Special Education

As Schools Close to Coronavirus, Special Educators Turn to Tele-Therapy

By Corey Mitchell — March 31, 2020 7 min read

As students with learning disabilities enter distance learning environments, a tangled patchwork of state regulations, a lack of therapist training, and limited access to high-speed internet threatens to limit their access to key services that help them speak, move, and acquire skills for daily living.

The sudden shift to online learning going on across the country to tamp down the spread of the coronavirus will, at best, place new burdens on children with disabilities and their families—and, at worst, lead to extended disruptions in services such as speech, occupational, and physical therapy.

For students without reliable internet access or caregivers who can devote significant time, almost daily, to support their children, “compromises are going to have to be made,” said Sean Smith, a professor of special education at the University of Kansas.

Even when students receive services, the online therapy they get likely will not mirror the goals outlined in most students’ Individualized Education Program, a legal document that outlines what special education services students with disabilities will receive from schools, researchers and experts say.

See Also: Coronavirus and Schools

“Is it going to be exactly what’s in their IEP? The answer is probably ‘no,’” said Sue Grogan-Johnson, an associate professor of health sciences at Kent State University who oversees a tele-therapy program that provides services to small school districts in Ohio.

“There’s going to be a difference between tele-practice during coronavirus and tele-practice during normal times. We’re triaging to do the best we can in a challenging situation.”

The federal government does not track the number of students with disabilities who receive tele-therapy, or are supposed to under federal law, but the total could swell into the millions during the widespread national school closures.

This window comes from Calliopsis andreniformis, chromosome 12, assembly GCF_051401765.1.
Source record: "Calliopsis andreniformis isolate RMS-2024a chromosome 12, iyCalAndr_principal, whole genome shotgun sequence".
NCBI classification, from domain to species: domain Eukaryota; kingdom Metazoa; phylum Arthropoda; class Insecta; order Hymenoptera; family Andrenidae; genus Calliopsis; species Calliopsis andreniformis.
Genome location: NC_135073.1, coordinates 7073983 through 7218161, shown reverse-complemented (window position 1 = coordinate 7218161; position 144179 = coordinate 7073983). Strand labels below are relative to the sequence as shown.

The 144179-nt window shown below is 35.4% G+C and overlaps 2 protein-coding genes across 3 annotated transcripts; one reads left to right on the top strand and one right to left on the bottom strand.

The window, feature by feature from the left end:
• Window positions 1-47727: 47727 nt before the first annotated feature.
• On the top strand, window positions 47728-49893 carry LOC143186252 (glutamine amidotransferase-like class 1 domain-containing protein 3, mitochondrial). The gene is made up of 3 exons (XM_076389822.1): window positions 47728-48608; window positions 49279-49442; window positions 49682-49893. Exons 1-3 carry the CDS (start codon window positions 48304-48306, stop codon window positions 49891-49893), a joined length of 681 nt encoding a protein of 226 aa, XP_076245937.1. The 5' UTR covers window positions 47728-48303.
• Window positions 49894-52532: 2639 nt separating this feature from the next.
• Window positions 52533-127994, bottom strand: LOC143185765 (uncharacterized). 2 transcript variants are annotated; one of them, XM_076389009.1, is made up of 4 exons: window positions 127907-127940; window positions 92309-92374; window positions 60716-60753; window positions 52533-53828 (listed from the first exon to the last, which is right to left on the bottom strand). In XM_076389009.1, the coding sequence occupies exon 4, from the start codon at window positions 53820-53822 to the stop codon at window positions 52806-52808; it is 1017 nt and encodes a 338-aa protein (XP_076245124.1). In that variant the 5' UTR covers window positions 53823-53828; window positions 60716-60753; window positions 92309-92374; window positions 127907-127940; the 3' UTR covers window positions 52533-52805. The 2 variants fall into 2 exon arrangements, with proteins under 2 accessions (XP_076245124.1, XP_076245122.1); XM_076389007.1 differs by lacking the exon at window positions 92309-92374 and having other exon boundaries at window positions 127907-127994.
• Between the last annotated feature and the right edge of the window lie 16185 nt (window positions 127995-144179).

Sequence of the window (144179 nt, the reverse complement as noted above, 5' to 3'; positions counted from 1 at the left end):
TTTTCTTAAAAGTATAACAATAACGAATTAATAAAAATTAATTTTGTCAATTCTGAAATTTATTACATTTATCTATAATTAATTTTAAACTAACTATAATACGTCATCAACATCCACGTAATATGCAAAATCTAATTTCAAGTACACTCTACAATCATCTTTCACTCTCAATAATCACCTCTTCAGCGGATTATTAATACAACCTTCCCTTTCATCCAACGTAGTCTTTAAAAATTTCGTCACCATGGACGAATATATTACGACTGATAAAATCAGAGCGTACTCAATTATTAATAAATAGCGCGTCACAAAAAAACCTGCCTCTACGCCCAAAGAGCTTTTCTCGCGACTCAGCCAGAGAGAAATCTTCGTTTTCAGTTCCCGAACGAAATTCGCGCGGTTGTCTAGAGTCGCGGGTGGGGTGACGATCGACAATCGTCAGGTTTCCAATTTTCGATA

Roughly 1.5 million students have diagnosed speech or language impairment, making it the second most prevalent disability category in the nation’s K-12 schools. That total doesn’t include a smaller, yet undetermined, number of students who receive physical and occupational therapy.

The challenge will prove considerable for school districts. Fearing potential legal action from parents or fines from the federal government if they can’t offer access to all students, some halted all online learning.

The technical problems that tend to riddle much of online communication can be especially problematic for students in special education. During distance learning, minor complications—a two-second lag during online speech services or not having similar tools on hand for occupational therapy—can cause major problems.

“We’re learning that if we want online learning to be accessible to every child, we, as educators, need to be better prepared,” said Kathleen Airhart, the program director of special education outcomes at the Council of Chief State School Officers. “People that are accustomed to giving in-person service, there’s a learning curve.”

Despite the difficulty schools may face in offering online instruction during the pandemic, U.S. Secretary of Education Betsy DeVos has reaffirmed that districts must provide special education services and supply students with disabilities equal access to the same opportunities.

“Many disability-related modifications and services may be effectively provided online,” an Education Department fact sheet advised. “The Department encourages parents, educators, and administrators to collaborate creatively to continue to meet the needs of students with disabilities.”

But 2018 research funded by the Education Department’s office of special education programs cautioned that much of what happens in tele-therapy is “decidedly nontraditional when compared to a brick-and-mortar experience.”

‘A Lot of Pressure’

The study from the Center on Online Learning and Students with Disabilities, a now-shuttered research collaborative, found that researchers and early adopters of tele-therapy were “disturbed that they could see no concerted efforts to prepare providers to do this work.”

The complex work includes much more than technical know-how, said Mary Rice, an assistant professor of literacy at the University of New Mexico and a study co-author.

“People that are accustomed to giving in-person service, there’s a learning curve,” said Airhart, a former school system superintendent and special education director for the 11,000-student Putnam, Tenn., schools.

Those people will include teachers and parents or caregivers, who will assume roles as learning coaches or ehelpers, said Rice and Richard Carter, an assistant professor at the University of Wyoming and a co-author on the study of tele-therapy for students with disabilities.